Starting with a Bingham house that’s been home to six generations and the pictures recording their lives, Jon Hall put the images together with the glue of memory to produce “The Upper Kennebec Valley,” a recently released pictorial history and part of the Images of America series, published by Arcadia Publishing of Dover, N.H.
Hall is one of nearly 50 Maine authors who has spent months piecing together collections of old photos that depict the history of places held near and dear. The series covers a large number of communities, tourist attractions and historic areas. The books, with their trademark sepiatone covers, are a popular item at Maine bookstores and gift shops.
Inspired by the “phenomenal success” of a similar series in the United Kingdom, publisher Alan Sutton began the Images of America series in the United States. Nearly 200 regional Images of America books have been published or are in the works through the company’s offices in New Hampshire and Charleston, S.C. So far, three regions, New England, Mid-Atlantic and the South, are included in the series.
The books offer reminiscences to older people and revelations for the young, responding to the growing interest across the country in rediscovering and capturing local heritage.
In his book, Hall attempted to capture “things that don’t look like that anymore.” Through pictures, he has preserved the logging and sporting camp legacies of the Upper Kennebec River Valley along with the simple rural lifestyle of many of its families. Gravel roads and waterways are mainstays of the pictures that capture the region’s images from before the turn of the century to the 1950s.
“There was a lot of material and photos and individuals willing to loan their collections that made this possible,” Hall said. “There’s not a lot of published material on that area.”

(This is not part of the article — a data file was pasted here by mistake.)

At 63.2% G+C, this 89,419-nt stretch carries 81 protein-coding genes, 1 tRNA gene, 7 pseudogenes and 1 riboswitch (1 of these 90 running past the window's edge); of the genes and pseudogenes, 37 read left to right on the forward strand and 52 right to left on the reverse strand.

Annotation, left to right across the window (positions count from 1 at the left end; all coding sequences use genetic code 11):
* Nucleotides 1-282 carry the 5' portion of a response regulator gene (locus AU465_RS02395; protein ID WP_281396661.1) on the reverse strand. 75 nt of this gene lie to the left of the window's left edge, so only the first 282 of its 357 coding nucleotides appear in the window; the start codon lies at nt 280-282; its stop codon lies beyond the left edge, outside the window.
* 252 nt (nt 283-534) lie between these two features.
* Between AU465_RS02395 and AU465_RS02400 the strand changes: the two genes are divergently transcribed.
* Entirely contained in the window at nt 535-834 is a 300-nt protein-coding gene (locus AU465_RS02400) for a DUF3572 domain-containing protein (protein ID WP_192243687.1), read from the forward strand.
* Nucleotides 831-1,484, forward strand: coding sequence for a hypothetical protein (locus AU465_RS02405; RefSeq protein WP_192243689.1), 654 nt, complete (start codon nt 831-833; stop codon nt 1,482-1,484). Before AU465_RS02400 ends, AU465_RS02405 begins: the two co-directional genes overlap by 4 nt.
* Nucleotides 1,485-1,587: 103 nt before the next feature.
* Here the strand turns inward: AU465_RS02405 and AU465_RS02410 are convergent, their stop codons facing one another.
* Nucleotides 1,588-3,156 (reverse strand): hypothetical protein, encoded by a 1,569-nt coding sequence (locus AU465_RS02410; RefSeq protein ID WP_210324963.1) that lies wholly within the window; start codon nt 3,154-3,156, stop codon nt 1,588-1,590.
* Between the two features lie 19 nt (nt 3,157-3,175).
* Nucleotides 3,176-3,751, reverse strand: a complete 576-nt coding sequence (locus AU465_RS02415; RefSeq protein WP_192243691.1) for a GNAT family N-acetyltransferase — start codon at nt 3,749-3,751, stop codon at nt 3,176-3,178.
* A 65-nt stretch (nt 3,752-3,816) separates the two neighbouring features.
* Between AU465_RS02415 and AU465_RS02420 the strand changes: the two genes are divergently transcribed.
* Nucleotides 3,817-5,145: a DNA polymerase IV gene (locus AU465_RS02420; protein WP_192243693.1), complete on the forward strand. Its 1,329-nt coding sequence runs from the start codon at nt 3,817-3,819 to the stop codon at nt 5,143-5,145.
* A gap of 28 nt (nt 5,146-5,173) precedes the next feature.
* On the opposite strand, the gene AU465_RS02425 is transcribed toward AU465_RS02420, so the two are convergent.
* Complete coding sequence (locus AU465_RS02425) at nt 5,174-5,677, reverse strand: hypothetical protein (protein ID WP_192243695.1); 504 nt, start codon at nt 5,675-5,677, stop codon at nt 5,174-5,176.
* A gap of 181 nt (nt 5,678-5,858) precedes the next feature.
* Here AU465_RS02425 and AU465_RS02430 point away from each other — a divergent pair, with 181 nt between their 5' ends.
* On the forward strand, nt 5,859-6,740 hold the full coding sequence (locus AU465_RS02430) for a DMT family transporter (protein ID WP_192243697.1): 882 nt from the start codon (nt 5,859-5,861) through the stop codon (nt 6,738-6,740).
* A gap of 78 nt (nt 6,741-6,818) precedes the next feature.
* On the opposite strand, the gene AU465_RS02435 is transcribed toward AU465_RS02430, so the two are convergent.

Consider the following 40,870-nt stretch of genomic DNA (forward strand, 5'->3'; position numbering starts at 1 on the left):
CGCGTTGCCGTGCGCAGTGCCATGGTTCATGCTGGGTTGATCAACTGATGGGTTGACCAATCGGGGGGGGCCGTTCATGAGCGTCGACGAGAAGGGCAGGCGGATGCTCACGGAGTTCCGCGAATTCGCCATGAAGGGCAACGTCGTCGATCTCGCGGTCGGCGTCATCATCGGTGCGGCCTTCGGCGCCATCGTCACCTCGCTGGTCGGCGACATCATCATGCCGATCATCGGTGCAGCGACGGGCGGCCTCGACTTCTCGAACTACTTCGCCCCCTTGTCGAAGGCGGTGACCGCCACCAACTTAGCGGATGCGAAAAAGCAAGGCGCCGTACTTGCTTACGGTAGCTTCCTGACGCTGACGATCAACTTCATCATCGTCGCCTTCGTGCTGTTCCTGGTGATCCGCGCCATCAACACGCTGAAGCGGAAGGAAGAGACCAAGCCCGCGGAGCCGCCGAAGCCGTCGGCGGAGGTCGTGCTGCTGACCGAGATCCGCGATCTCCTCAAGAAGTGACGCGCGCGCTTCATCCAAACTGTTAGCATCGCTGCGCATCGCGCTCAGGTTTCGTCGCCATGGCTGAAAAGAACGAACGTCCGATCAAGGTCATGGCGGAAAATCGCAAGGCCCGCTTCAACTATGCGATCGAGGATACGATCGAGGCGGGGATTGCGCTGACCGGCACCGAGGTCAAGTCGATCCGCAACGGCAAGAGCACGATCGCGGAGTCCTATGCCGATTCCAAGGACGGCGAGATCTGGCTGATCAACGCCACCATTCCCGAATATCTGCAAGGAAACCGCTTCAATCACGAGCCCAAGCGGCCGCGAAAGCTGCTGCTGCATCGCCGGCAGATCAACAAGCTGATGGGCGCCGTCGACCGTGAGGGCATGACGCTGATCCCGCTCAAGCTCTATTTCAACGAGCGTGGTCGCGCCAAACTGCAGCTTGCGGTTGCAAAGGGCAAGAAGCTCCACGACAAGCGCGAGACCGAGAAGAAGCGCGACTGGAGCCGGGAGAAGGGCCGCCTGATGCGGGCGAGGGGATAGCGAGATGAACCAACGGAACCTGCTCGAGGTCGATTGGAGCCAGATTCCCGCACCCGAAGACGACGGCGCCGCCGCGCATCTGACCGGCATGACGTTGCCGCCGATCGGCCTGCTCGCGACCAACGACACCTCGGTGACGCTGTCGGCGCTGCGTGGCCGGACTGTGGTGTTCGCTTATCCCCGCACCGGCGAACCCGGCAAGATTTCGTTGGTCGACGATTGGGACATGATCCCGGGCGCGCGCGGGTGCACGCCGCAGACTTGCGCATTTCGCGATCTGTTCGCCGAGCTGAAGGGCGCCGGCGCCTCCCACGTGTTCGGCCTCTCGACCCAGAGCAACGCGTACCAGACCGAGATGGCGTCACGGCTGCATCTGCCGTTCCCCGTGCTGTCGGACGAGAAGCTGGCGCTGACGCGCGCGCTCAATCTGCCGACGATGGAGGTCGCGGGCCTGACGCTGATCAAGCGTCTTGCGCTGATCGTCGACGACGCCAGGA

Like many authors in the Images series, Hall has more than a casual interest in history. His interest in the 19th century, especially its cultural history, is a pastime that involved him in many historical organizations. He participates in a 19th century brass band, much like that pictured in front of his ancestral home on page 63 of his book. His “Centennial Brass Band” performs special historical concerts. Before the Images series, he worked on a similar book for the Waterville bicentennial.
The authors of Images books fit no single description. They include historians, teachers, graduate students, historical societies and institutions as well as hobbyist historians.
In Skowhegan, a committee is compiling photos for a pictorial history of the Somerset County shiretown. Town Manager Patricia Dickey is working with the Skowhegan Camera Club, town planner Tom Marcotte, History House curator Bill Laney and Evelyn Bowman to piece together an Images book as a benefit for the History House and the Opera House renovation project.
“It’s a long process, and it’s not complete. It’s taking longer than we expected. It should be published early next year,” Dickey said. “We have a tremendous amount of historical buildings here [to record with photos].”
Arcadia is not a vanity press. The authors or organizations compiling the books do not pay to have their work published. They earn royalties on all sales. Many organizations working on the books use them as fund-raisers for special projects.
One book depicts Margaret Chase Smith and her connection to her hometown of Skowhegan using a collection of photos from the Margaret Chase Smith Library and others.
Many of Maine’s cities and tourist destinations have been captured in the Images books.
Richard Shaw of the Bangor Daily News editorial staff has four Images books to his credit and is working on another. The most recent is “Bangor Vol. II,” a follow-up to his very successful “Bangor Vol. I” in 1994. The first Bangor volume was the best selling in the series, he said. Shaw’s other books include “Around Ellsworth & Blue Hill” and “Lower Penobscot River Region.” A collection called “Around Brewer” is in progress.
“They’re very nice people to work with,” Shaw said of Arcadia Publishing. “They give you free reign, within certain parameters. It’s not too labor-intensive. People are quite happy to share their pictures and along with it come stories.”
The hundreds of pictures Shaw collects must be “winnowed” down to about 200.
“I have about three piles of pictures on my dining room table,” Shaw said. “Some are just so good you have to use them. People make good pictures 99 percent of the time, in action, parades, interesting faces or dignitaries.”
Poring over old pictures is therapeutic for Shaw, a way to relax.
“I work with words all day,” he said. “This is like looking at the past through photography. We don’t know what the future holds, but the past will always be there. I love history and to have it come alive instead of packed away in someone’s attic.”